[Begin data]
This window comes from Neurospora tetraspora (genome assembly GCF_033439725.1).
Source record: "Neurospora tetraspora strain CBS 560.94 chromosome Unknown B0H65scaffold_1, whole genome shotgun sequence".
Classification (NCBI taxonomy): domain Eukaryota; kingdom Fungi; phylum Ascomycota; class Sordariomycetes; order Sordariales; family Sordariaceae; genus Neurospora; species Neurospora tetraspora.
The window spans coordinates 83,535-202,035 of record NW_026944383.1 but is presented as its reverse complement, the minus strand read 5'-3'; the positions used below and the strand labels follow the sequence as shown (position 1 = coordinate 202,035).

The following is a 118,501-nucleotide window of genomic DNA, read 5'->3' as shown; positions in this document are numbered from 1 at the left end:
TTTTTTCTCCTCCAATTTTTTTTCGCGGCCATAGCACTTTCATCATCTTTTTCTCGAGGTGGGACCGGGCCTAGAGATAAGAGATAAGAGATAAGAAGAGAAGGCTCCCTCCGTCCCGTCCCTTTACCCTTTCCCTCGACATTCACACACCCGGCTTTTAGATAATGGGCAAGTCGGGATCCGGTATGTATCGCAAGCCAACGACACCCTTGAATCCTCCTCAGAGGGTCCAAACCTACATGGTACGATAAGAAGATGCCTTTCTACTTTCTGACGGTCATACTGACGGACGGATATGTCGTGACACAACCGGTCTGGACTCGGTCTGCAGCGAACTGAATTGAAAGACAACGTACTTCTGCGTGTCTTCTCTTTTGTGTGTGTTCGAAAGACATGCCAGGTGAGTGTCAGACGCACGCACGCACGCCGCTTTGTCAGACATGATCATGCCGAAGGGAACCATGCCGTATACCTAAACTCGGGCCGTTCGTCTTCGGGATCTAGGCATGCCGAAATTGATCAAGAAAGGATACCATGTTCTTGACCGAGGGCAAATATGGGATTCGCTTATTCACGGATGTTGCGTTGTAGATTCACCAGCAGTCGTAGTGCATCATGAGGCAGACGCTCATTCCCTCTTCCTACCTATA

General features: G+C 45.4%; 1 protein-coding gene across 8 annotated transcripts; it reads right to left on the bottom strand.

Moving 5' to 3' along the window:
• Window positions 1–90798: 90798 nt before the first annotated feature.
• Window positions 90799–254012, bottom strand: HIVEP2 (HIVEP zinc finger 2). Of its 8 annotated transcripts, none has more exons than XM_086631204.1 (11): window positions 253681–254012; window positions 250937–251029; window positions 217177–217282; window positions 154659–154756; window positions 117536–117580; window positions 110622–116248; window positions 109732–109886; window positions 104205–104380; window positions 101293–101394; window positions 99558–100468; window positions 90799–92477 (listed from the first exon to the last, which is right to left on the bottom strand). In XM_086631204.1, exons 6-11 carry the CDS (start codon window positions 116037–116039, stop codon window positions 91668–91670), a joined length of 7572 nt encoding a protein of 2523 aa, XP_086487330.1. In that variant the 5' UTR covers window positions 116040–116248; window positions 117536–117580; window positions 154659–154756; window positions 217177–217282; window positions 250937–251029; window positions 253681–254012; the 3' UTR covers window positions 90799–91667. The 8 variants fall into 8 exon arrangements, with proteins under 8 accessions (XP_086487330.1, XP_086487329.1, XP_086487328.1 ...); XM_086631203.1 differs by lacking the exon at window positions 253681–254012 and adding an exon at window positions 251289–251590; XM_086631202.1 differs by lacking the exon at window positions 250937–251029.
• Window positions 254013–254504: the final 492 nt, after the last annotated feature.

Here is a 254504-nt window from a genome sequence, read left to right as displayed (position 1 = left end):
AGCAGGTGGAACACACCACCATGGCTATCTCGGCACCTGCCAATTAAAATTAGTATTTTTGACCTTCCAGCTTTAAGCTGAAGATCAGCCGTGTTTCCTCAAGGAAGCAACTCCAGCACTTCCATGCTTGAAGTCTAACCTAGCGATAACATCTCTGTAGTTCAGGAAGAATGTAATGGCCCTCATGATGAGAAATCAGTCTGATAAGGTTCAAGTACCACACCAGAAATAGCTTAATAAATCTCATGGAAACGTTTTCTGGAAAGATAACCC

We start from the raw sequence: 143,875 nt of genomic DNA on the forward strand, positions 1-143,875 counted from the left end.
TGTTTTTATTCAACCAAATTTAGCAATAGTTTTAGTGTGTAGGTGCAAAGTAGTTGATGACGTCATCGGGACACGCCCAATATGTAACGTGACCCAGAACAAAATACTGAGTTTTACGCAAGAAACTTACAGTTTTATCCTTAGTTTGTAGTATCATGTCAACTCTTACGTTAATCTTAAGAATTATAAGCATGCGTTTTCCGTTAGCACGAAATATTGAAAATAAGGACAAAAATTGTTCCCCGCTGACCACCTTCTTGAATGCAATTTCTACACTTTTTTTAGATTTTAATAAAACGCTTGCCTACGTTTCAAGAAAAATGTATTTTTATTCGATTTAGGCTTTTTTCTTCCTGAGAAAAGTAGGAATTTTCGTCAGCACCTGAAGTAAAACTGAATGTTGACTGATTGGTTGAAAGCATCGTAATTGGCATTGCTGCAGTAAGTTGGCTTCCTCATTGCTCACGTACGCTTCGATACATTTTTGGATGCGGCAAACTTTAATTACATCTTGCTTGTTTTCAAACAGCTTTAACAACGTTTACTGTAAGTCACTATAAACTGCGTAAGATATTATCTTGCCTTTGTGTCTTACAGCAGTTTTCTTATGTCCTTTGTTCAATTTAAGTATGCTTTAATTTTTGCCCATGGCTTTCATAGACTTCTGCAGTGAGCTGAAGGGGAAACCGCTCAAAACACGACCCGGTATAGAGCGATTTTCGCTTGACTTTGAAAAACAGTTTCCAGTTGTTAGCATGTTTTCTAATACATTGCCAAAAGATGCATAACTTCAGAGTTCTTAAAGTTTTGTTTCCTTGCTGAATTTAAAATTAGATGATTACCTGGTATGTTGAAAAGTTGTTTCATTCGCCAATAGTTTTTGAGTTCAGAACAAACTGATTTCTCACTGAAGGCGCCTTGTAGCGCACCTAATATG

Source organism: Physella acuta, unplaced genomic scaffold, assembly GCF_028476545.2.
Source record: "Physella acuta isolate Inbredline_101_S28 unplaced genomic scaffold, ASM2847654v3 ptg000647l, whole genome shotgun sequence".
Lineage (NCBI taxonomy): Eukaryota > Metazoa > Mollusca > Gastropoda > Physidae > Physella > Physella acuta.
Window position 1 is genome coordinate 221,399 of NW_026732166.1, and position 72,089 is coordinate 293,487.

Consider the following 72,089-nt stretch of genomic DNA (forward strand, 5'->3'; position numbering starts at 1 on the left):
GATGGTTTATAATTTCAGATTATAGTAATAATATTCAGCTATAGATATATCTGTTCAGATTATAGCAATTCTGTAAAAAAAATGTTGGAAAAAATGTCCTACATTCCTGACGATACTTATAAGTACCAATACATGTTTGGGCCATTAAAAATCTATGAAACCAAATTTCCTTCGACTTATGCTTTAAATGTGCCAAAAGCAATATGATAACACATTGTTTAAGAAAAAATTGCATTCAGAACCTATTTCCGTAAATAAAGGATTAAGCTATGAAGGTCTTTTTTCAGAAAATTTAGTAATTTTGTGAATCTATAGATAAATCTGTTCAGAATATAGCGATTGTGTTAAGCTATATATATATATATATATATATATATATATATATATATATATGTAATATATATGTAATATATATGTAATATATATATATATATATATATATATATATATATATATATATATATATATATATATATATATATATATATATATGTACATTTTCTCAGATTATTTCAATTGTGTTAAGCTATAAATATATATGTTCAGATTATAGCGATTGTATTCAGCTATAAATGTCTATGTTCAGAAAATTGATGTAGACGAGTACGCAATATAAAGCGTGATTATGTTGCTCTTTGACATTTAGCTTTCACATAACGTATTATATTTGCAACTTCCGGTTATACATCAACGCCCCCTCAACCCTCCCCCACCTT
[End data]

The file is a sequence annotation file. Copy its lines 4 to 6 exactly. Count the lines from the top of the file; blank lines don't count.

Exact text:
The window spans coordinates 83,535-202,035 of record NW_026944383.1 but is presented as its reverse complement, the minus strand read 5'-3'; the positions used below and the strand labels follow the sequence as shown (position 1 = coordinate 202,035).

The following is a 118,501-nucleotide window of genomic DNA, read 5'->3' as shown; positions in this document are numbered from 1 at the left end:
TTTTTTCTCCTCCAATTTTTTTTCGCGGCCATAGCACTTTCATCATCTTTTTCTCGAGGTGGGACCGGGCCTAGAGATAAGAGATAAGAGATAAGAAGAGAAGGCTCCCTCCGTCCCGTCCCTTTACCCTTTCCCTCGACATTCACACACCCGGCTTTTAGATAATGGGCAAGTCGGGATCCGGTATGTATCGCAAGCCAACGACACCCTTGAATCCTCCTCAGAGGGTCCAAACCTACATGGTACGATAAGAAGATGCCTTTCTACTTTCTGACGGTCATACTGACGGACGGATATGTCGTGACACAACCGGTCTGGACTCGGTCTGCAGCGAACTGAATTGAAAGACAACGTACTTCTGCGTGTCTTCTCTTTTGTGTGTGTTCGAAAGACATGCCAGGTGAGTGTCAGACGCACGCACGCACGCCGCTTTGTCAGACATGATCATGCCGAAGGGAACCATGCCGTATACCTAAACTCGGGCCGTTCGTCTTCGGGATCTAGGCATGCCGAAATTGATCAAGAAAGGATACCATGTTCTTGACCGAGGGCAAATATGGGATTCGCTTATTCACGGATGTTGCGTTGTAGATTCACCAGCAGTCGTAGTGCATCATGAGGCAGACGCTCATTCCCTCTTCCTACCTATA